We’ve all heard the saying that a pregnant woman is eating for two, but that goes beyond dealing with common pregnancy cravings and needing some extra calories to stay energized. In fact, everything a woman eats throughout her pregnancy impacts her health, as well as the well-being of her unborn child, which is why doctors encourage their pregnant patients to follow a healthy diet and lifestyle. “When you’re pregnant, your body goes through several changes and there are additional demands,” Sarah Shawki, M.D., clinical assistant professor of obstetrics and gynecology at NYU Langone Health in New York, told Forbes. “A healthy diet is key in keeping both mom and baby healthy.”
According to the Office of Disease Prevention and Health Promotion, pregnant women should eat a variety of vegetables, fruits, whole grains, dairy products that are both fat-free or low-fat, and protein foods. There are also certain items to stay away from completely, including seafood high in mercury, sushi, raw eggs and undercooked meats, unpasteurized cheeses and juices, herbal tea, excessive caffeine, and of course, alcohol, per Mayo Clinic.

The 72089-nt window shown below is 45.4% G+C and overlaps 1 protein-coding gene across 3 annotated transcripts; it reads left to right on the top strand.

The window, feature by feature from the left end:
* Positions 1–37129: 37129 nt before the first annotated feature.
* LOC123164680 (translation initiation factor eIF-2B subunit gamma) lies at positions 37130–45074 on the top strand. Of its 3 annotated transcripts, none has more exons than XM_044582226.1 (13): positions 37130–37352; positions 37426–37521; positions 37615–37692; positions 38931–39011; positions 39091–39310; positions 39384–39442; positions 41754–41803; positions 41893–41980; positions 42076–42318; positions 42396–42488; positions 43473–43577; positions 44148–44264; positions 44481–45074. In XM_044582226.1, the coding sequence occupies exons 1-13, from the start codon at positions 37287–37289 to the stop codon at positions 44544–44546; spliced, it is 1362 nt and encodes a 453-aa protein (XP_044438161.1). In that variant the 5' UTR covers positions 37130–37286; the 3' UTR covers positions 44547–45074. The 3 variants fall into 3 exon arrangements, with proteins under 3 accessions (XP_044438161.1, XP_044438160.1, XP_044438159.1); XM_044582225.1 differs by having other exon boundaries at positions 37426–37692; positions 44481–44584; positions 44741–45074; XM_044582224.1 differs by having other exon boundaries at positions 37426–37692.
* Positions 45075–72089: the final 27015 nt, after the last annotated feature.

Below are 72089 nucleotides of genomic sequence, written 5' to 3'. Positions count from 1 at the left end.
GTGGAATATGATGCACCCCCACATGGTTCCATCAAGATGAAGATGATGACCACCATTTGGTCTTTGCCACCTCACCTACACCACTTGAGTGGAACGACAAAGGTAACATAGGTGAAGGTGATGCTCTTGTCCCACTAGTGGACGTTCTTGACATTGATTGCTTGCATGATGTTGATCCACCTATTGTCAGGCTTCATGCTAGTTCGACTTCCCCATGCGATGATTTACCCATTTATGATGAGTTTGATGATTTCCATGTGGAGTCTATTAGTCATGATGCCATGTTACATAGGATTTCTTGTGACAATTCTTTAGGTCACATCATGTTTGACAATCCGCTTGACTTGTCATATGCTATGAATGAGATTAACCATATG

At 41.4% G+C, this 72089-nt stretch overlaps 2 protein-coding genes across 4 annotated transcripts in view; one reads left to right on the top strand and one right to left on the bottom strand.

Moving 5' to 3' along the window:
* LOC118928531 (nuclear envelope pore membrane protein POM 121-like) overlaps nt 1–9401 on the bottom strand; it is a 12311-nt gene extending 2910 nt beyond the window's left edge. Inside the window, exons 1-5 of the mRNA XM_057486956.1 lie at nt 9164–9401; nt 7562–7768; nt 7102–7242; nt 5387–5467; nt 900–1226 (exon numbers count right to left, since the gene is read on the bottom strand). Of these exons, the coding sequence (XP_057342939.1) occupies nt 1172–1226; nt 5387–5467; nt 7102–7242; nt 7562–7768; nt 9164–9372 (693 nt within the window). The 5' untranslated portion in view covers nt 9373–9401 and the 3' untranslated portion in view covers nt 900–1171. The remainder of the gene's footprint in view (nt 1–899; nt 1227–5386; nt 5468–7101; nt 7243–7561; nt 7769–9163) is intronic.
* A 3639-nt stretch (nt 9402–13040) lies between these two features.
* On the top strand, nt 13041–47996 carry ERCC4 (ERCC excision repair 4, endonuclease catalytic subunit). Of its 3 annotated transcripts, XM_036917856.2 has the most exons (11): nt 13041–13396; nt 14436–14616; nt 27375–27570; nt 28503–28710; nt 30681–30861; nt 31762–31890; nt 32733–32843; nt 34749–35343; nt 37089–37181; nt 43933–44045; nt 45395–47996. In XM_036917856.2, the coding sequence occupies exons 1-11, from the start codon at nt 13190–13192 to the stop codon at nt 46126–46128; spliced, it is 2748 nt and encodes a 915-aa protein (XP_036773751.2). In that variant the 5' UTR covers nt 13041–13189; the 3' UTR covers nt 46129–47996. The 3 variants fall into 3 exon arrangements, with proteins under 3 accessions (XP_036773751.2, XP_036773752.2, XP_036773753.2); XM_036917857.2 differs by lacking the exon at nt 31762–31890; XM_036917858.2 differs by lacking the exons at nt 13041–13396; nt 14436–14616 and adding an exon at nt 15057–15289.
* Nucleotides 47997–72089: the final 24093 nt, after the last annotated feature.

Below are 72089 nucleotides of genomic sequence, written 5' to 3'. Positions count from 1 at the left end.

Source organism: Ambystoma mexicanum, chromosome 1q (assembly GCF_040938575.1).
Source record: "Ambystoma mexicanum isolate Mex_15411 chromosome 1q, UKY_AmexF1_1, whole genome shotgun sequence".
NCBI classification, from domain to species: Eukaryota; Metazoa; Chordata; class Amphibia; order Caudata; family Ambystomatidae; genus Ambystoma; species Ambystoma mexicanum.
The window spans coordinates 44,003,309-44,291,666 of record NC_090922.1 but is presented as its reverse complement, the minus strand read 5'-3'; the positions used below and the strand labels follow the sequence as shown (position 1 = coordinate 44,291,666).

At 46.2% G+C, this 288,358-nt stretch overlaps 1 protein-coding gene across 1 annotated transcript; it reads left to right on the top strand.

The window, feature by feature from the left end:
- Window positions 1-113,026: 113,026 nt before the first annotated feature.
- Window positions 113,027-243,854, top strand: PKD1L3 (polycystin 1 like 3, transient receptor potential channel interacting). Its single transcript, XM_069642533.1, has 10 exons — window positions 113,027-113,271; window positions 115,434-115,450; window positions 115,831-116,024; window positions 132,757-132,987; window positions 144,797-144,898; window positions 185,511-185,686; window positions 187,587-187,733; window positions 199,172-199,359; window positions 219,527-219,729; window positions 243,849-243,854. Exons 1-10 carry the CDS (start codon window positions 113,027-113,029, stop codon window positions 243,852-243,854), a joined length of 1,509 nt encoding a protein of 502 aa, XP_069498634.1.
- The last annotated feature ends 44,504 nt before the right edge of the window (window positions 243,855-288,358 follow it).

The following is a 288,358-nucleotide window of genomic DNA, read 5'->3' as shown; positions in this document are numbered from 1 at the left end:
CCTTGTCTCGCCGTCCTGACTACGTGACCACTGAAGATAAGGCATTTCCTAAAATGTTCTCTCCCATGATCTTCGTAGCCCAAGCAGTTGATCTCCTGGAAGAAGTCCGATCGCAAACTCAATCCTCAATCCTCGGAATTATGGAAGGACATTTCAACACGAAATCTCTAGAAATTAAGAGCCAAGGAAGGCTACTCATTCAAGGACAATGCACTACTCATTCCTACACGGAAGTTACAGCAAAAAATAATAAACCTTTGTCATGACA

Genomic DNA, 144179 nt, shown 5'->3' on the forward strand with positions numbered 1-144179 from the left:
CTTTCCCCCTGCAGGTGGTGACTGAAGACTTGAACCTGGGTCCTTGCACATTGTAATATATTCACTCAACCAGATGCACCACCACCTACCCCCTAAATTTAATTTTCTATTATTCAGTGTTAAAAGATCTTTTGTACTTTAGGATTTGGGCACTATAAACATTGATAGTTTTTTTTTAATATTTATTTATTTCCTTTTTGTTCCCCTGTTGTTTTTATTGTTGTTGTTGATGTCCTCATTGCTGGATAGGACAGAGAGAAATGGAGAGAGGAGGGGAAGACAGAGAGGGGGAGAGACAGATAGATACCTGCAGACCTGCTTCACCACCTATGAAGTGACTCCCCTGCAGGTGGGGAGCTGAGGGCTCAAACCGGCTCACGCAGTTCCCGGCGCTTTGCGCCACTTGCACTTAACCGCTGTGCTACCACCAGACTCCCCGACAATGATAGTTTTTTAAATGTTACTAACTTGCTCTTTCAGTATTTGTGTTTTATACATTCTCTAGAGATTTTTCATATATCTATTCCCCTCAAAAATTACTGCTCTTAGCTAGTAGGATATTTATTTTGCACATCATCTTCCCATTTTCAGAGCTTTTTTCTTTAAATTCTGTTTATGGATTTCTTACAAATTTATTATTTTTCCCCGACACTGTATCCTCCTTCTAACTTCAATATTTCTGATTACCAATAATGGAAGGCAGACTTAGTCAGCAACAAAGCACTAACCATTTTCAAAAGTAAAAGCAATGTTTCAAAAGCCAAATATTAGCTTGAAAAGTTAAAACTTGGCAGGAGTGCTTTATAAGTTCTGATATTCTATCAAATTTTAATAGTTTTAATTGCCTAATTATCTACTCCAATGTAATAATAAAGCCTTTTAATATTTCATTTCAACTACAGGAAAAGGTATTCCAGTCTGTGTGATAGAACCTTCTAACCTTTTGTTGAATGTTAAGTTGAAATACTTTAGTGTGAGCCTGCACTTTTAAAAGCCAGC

If you’re lucky, you might be one of those women who crave vegetables during their pregnancy (yes, this does actually happen!). But if you’re a pregnant woman yearning for junk food, specifically ultra-processed foods (think packaged sweets and ready-to-eat meats), then you’ll want to pay attention to a recent study about how it can impact your child’s health in the future.
A new study has found a link between consuming high levels of ultra-processed foods — including mass-produced bread and bakery items, ready-to-eat meals, packaged sweets, desserts, and snacks — during pregnancy and childhood obesity. According to new study published in the BMJ, these higher levels of ultra-processed foods eaten led to a 26% increased risk of overweight or obesity in children between 7 to 18 years of age. And the child’s own consumption of ultra-processed foods had no impact on the outcome of the study.
“Our research highlights the importance of the diet of the mother on not only her health but also the health of her children. Until now, we tended to focus on dietary counseling for middle-aged and older adults to reduce the risk of chronic disease. This clearly shows that we need to encourage healthy eating across the life course,” explained Dr. Andrew Chan, study author and professor of medicine at the Harvard Medical School, per Medical News Today.
Childhood obesity is an epidemic in the United States, with data from the Centers for Disease Control and Prevention showing that 14.7 million American children and adolescents are obese. The condition can lead to health issues including high blood pressure, high cholesterol, type 2 diabetes, breathing problems, and more. It’s such a problem that in 2010, then-President Barack Obama convened the first task force to solve the issue, and First Lady Michelle Obama launched the Let’s Move! campaign to encourage kids to eat healthy and exercise.